The Diagnostic and Statistical Manual of Mental Disorders (DSM-5) does not currently acknowledge CPTSD as a separate condition.

“Although it has been a controversial diagnosis and is not included in the DSM-5, lines of evidence support its distinct profile and utility,” the researchers wrote.

According to the updated ICD-11, a clinician must determine that a person meets all the criteria for traditional PTSD and show problems with self-regulation, low self-esteem, a sense of shame or guilt related to past trauma, and problems maintaining relationships with others before diagnosing complex trauma.

The updated ICD-11 also added self-organization disturbances, which are excessive or heightened emotional responses, feelings of worthlessness, and persistent difficulties in sustaining relationships and in feeling close to others, to the list of PTSD symptoms.1

Complex Trauma vs. ADHD

The Lancet study provides clinical assessment and treatment guidelines for CPTSD and identifies diagnostic differences between complex trauma and related mental health disorders such as severe depression, bipolar disorders, psychoses, or personality disorders.

Trauma symptoms often overlap with other mental health disorders. For example, “when someone experiences trauma, it impacts the same areas of the brain affected by having attention deficit hyperactivity disorder. So, you have less emotional regulation, and verbal and behavioral impulse control and more reactivity,” said Sharon Saline, Psy.D., during ADDitude’s Mental Health Out Loud event titled “Youth Traumas and Anxieties Today” on June 10, 2022.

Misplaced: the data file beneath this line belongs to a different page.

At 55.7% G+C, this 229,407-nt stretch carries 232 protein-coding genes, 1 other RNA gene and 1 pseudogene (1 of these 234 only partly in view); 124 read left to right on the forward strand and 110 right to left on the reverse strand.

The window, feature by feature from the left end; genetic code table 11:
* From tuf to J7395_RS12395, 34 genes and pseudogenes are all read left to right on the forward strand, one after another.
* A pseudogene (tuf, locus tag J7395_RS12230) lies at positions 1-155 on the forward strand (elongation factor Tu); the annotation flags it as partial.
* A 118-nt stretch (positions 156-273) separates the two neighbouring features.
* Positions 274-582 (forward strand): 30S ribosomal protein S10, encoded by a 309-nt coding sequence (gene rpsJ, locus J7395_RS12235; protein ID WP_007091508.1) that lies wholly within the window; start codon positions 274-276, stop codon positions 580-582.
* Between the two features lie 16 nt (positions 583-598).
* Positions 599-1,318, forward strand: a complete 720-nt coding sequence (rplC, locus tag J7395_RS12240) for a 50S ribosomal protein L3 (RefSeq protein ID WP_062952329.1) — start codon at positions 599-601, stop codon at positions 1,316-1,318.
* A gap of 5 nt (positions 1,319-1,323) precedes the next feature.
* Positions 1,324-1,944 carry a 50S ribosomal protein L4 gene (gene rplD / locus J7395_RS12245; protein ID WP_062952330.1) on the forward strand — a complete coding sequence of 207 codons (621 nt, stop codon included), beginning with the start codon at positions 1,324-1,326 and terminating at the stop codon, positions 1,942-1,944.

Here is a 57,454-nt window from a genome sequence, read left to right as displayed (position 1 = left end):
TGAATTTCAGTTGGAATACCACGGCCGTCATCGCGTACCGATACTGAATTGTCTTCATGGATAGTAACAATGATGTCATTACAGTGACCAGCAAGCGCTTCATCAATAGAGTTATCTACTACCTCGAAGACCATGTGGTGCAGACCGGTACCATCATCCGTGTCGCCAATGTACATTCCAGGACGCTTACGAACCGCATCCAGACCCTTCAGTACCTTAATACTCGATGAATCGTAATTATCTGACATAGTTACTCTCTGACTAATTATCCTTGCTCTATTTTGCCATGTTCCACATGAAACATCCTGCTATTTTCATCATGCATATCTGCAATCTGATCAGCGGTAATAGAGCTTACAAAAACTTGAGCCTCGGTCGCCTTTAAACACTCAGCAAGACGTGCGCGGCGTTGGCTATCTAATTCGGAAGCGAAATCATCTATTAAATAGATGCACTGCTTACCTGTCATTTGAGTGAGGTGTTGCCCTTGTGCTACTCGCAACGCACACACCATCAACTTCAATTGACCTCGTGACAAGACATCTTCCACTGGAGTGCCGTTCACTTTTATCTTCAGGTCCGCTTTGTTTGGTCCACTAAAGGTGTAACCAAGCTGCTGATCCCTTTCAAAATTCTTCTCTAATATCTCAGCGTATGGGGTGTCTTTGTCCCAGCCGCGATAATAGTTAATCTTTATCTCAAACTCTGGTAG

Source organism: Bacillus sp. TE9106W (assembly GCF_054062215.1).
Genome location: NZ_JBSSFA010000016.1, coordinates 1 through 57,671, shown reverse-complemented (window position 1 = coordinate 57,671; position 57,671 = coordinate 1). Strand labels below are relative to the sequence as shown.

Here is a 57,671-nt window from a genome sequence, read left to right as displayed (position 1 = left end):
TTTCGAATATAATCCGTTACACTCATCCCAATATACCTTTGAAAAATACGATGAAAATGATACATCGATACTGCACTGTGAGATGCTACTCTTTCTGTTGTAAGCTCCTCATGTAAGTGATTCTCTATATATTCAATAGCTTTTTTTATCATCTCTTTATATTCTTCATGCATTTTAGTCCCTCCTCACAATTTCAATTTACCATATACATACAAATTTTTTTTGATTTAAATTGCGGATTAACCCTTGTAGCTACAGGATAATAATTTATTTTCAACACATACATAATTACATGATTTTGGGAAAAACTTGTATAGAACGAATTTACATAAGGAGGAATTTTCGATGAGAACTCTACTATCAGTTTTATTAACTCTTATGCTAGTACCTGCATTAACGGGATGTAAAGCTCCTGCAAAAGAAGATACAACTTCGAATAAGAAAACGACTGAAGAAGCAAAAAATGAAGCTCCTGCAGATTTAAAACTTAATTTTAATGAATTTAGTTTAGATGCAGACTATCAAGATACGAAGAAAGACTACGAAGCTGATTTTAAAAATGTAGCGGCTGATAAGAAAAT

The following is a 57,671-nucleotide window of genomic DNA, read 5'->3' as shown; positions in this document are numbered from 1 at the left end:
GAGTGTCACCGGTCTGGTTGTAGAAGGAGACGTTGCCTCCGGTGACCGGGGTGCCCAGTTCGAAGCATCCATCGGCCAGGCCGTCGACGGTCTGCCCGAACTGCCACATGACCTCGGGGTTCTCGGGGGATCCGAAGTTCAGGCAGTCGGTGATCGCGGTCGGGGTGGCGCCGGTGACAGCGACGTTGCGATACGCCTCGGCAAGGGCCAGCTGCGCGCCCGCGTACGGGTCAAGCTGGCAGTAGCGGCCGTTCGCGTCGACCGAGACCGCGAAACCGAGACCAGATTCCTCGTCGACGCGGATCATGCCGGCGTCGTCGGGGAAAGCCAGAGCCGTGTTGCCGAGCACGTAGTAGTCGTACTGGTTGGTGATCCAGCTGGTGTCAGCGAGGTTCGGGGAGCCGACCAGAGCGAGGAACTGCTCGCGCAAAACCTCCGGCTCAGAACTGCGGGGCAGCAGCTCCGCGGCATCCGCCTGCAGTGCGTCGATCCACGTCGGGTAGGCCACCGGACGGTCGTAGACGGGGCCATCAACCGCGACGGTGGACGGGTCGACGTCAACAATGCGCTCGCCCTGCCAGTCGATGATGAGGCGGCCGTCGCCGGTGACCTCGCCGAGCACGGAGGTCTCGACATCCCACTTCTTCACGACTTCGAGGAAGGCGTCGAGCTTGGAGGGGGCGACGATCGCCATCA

People with trauma and/or ADHD may be disorganized, restless, or distractible. The source of these symptoms typically helps to differentiate between ADHD and trauma, Dr. Saline said.

“The source of those feelings is very different,” she said. “With trauma, you continually feel like you’re on alert for threat or danger. Sometimes there can be a kind of dissociation, a feeling of unreality, or being outside of your body. You might feel guilty or ashamed, particularly if you’ve been the victim of abuse. And there are feelings of fear, helplessness, uncertainty, vulnerability, and increased arousal and agitation.